An analysis by the American Association of University Professors, It’s Not Over Yet: The Annual Report on the Economic Status of the Profession, 2010-11, found that the overall average salary has increased at less than the rate of inflation for the second consecutive year. Although US inflation averaged 1.63 per cent, salary levels in public higher education institutions rose by an average of just 0.9 per cent.
In contrast, staff at private institutions enjoyed an average increase of 2.1 per cent.
Across both public and private sectors, the average male academic earned a salary of $88,024 (£53,700) in 2010-11 and the average female academic $71,237.
The report highlights the rising trend of casual and non-tenure track appointments in the US academy. So-called contingent faculty and graduate students now account for more than three-quarters of all instructional staff, it says.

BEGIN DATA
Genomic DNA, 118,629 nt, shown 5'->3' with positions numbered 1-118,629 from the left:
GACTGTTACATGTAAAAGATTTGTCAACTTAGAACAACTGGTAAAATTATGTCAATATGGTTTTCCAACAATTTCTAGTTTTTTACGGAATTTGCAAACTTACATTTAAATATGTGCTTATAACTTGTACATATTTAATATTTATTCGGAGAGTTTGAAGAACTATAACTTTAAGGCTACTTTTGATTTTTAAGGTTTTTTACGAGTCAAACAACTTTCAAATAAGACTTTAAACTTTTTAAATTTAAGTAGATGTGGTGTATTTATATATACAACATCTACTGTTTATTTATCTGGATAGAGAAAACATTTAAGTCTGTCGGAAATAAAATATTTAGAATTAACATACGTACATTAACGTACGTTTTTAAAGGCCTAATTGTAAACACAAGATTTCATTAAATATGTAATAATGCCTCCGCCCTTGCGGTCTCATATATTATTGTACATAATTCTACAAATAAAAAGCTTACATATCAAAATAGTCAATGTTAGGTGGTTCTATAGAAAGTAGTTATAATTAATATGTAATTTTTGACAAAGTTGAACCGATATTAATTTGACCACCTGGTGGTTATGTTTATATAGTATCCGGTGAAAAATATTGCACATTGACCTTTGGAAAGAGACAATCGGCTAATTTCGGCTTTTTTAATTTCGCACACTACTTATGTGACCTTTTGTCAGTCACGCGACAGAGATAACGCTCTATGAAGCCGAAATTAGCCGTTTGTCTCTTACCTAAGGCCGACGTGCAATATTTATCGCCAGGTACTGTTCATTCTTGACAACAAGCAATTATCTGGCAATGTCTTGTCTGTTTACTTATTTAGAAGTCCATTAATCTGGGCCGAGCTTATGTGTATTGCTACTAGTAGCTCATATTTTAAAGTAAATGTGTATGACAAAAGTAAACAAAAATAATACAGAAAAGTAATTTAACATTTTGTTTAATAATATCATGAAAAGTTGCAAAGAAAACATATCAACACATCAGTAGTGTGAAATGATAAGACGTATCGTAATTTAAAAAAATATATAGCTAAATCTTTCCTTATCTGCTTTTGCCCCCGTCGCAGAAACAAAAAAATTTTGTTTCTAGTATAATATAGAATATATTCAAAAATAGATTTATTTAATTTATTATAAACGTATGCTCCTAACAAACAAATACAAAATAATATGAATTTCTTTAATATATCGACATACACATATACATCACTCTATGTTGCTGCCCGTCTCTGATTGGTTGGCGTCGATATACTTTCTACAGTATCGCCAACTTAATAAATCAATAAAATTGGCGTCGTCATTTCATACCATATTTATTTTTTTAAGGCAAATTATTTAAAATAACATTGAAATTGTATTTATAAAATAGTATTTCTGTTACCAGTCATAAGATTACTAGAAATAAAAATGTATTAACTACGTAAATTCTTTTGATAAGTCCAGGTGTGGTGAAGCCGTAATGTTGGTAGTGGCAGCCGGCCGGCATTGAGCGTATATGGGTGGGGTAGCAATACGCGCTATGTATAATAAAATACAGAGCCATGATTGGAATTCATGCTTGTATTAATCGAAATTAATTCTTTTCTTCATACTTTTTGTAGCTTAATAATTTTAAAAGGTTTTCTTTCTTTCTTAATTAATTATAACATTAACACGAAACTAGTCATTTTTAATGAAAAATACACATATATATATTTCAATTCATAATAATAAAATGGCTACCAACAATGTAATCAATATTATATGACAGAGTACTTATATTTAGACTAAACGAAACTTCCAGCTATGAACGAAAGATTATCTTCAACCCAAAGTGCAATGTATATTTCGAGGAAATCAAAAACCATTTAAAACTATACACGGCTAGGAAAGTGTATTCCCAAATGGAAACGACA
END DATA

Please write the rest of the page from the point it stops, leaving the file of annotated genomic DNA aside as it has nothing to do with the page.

The growth of non-tenured positions poses a threat to academic freedom, the AAUP warns. In delivering courses and marking work, staff without job security might focus on ensuring that students are satisfied rather than on instilling intellectual rigour, the report points out.
“We take the opportunity to remind legislators, administrators, trustees, and regents that the path to global competitiveness requires rigor in the classroom – and rigor requires investing in faculty,” it says.
In its report, the AAUP also scrutinises the pay of university presidents.
The median presidential salary at a public undergraduate-focused institution is 2.67 times that of the average for a member of academic staff. At private institutions, the median is 3.32 that of the average for a faculty member.
The AAUP attributed this disparity to “disproportionate” pay increases for presidents in recent years. “It is an indication of misplaced institutional priorities,” the report says.